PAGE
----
A 1031 exchange (IRS Code Section 1031) gives an option to the investor by reinvesting the proceeds from the sale of investment property (known as the “relinquished property”) into qualified replacement property to defer capital gains tax. The net result is that the exchanger can use 100% of the proceeds (equity) from their sale to buy another property and defer the capital gains tax.
Property involved in a 1031 tax deferred, like kind exchange must be held for productive use in a trade or business, income production (rental) or investment purposes.
1031 “Like-Kind” Exchange Explained
1031 Like Kind Exchanges originally began as 1031 Tax Swaps of properties between two parties, often farmers trading parcels of land with one another. Over the past 20 years, the regulations regarding 1031 exchanges have become clearer and now allow investors to conduct 1031 Exchanges with more guidance. Today, 1031 tax-deferred exchanges are used by both corporations and individual property owners as part of their investment strategy.
A 1031 Exchange can potentially provide real estate owners with greater leverage, increased diversification, improved cash flow, increased potential for geographic relocation and potential property consolidation. However, there is no guarantee that these objectives can be met. As with all real estate investments, there is a degree of risk.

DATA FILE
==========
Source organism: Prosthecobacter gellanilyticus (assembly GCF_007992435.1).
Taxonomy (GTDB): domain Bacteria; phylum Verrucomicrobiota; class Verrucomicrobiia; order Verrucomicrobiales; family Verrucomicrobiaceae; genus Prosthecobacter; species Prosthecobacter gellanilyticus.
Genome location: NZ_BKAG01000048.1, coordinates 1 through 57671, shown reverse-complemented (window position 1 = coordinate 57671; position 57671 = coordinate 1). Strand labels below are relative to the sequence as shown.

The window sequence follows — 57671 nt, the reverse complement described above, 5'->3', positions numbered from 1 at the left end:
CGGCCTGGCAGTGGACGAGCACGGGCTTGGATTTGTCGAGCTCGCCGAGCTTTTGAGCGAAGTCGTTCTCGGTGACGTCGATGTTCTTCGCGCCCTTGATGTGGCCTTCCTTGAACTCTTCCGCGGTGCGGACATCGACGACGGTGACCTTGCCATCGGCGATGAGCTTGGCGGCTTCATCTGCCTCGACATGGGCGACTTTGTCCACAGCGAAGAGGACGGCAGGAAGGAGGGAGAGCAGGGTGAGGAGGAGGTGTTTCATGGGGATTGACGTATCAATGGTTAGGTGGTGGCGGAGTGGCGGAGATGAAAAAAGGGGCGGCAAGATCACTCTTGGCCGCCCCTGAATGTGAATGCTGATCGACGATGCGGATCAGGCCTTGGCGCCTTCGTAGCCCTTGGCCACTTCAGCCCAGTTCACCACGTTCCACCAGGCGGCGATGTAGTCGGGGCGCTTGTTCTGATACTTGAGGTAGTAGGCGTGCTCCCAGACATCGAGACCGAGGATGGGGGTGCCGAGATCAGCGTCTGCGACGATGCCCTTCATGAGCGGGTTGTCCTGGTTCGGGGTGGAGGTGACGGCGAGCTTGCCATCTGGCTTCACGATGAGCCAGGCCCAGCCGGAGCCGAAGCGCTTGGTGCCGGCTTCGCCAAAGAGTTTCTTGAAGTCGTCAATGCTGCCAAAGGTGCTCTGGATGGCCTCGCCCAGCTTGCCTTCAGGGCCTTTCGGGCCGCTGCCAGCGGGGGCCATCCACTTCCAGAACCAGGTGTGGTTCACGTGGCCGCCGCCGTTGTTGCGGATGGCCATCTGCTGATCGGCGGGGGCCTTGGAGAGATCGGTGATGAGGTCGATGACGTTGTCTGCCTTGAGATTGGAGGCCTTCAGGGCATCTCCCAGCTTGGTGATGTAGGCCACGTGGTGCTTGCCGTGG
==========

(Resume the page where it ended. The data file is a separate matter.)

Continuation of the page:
The strict identification and timeline rules laid down by IRS must be followed during a 1031 tax-deferred exchange. It can be a powerful wealth building tool. To ensure that every requirement of Section 1031 is met, a professional tax advisor should be utilized. Failure to do so can result in associated penalties plus immediate tax liabilities.
1031 Exchange permits investors, in addition to tax deferral, to purchase a leveraged replacement property and thus increase their basis in the amount of additional debt assumed. This can shelter as much as 50% to 60% of the rental income cash flow from income taxation. The after-tax return on investment on an annualized basis can be even greater because of the possibility of additional return from appreciation of the property.
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